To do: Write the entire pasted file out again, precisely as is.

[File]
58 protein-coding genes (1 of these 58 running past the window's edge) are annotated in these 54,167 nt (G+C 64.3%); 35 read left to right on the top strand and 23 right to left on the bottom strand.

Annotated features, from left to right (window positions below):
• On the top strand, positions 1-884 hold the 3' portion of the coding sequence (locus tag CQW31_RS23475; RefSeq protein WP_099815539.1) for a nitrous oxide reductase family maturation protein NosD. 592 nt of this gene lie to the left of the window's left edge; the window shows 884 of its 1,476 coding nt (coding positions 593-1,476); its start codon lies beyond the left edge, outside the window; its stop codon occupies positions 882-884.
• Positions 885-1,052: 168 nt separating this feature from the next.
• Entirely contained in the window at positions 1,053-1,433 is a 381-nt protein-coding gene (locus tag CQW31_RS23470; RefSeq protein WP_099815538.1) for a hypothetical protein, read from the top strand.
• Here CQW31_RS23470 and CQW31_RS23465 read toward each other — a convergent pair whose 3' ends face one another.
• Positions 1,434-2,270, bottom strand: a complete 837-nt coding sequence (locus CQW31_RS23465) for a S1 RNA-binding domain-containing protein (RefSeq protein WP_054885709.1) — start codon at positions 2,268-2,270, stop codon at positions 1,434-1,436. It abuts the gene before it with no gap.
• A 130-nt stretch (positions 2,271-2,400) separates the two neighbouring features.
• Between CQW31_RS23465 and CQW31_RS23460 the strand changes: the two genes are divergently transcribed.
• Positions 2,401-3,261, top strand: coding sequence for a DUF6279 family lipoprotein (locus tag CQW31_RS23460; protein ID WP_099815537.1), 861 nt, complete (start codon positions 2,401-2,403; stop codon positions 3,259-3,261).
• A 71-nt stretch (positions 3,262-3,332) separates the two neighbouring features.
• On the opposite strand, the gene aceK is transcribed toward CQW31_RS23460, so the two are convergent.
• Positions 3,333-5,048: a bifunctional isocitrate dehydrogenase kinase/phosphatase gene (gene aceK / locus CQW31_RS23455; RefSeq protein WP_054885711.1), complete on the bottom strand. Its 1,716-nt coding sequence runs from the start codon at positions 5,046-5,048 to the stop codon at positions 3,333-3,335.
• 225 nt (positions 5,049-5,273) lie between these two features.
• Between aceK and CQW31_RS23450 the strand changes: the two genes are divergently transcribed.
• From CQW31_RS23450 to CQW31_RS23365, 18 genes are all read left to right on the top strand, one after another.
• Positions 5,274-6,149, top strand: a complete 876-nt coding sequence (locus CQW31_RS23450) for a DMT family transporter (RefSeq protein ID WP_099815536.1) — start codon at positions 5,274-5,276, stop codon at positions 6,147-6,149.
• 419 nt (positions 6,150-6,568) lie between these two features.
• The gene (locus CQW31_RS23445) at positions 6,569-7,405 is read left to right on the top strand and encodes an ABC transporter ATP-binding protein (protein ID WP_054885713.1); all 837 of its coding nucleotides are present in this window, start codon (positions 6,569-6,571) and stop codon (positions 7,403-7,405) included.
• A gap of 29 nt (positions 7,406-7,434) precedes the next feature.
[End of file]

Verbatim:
58 protein-coding genes (1 of these 58 running past the window's edge) are annotated in these 54,167 nt (G+C 64.3%); 35 read left to right on the top strand and 23 right to left on the bottom strand.

Annotated features, from left to right (window positions below):
• On the top strand, positions 1-884 hold the 3' portion of the coding sequence (locus tag CQW31_RS23475; RefSeq protein WP_099815539.1) for a nitrous oxide reductase family maturation protein NosD. 592 nt of this gene lie to the left of the window's left edge; the window shows 884 of its 1,476 coding nt (coding positions 593-1,476); its start codon lies beyond the left edge, outside the window; its stop codon occupies positions 882-884.
• Positions 885-1,052: 168 nt separating this feature from the next.
• Entirely contained in the window at positions 1,053-1,433 is a 381-nt protein-coding gene (locus tag CQW31_RS23470; RefSeq protein WP_099815538.1) for a hypothetical protein, read from the top strand.
• Here CQW31_RS23470 and CQW31_RS23465 read toward each other — a convergent pair whose 3' ends face one another.
• Positions 1,434-2,270, bottom strand: a complete 837-nt coding sequence (locus CQW31_RS23465) for a S1 RNA-binding domain-containing protein (RefSeq protein WP_054885709.1) — start codon at positions 2,268-2,270, stop codon at positions 1,434-1,436. It abuts the gene before it with no gap.
• A 130-nt stretch (positions 2,271-2,400) separates the two neighbouring features.
• Between CQW31_RS23465 and CQW31_RS23460 the strand changes: the two genes are divergently transcribed.
• Positions 2,401-3,261, top strand: coding sequence for a DUF6279 family lipoprotein (locus tag CQW31_RS23460; protein ID WP_099815537.1), 861 nt, complete (start codon positions 2,401-2,403; stop codon positions 3,259-3,261).
• A 71-nt stretch (positions 3,262-3,332) separates the two neighbouring features.
• On the opposite strand, the gene aceK is transcribed toward CQW31_RS23460, so the two are convergent.
• Positions 3,333-5,048: a bifunctional isocitrate dehydrogenase kinase/phosphatase gene (gene aceK / locus CQW31_RS23455; RefSeq protein WP_054885711.1), complete on the bottom strand. Its 1,716-nt coding sequence runs from the start codon at positions 5,046-5,048 to the stop codon at positions 3,333-3,335.
• 225 nt (positions 5,049-5,273) lie between these two features.
• Between aceK and CQW31_RS23450 the strand changes: the two genes are divergently transcribed.
• From CQW31_RS23450 to CQW31_RS23365, 18 genes are all read left to right on the top strand, one after another.
• Positions 5,274-6,149, top strand: a complete 876-nt coding sequence (locus CQW31_RS23450) for a DMT family transporter (RefSeq protein ID WP_099815536.1) — start codon at positions 5,274-5,276, stop codon at positions 6,147-6,149.
• 419 nt (positions 6,150-6,568) lie between these two features.
• The gene (locus CQW31_RS23445) at positions 6,569-7,405 is read left to right on the top strand and encodes an ABC transporter ATP-binding protein (protein ID WP_054885713.1); all 837 of its coding nucleotides are present in this window, start codon (positions 6,569-6,571) and stop codon (positions 7,403-7,405) included.
• A gap of 29 nt (positions 7,406-7,434) precedes the next feature.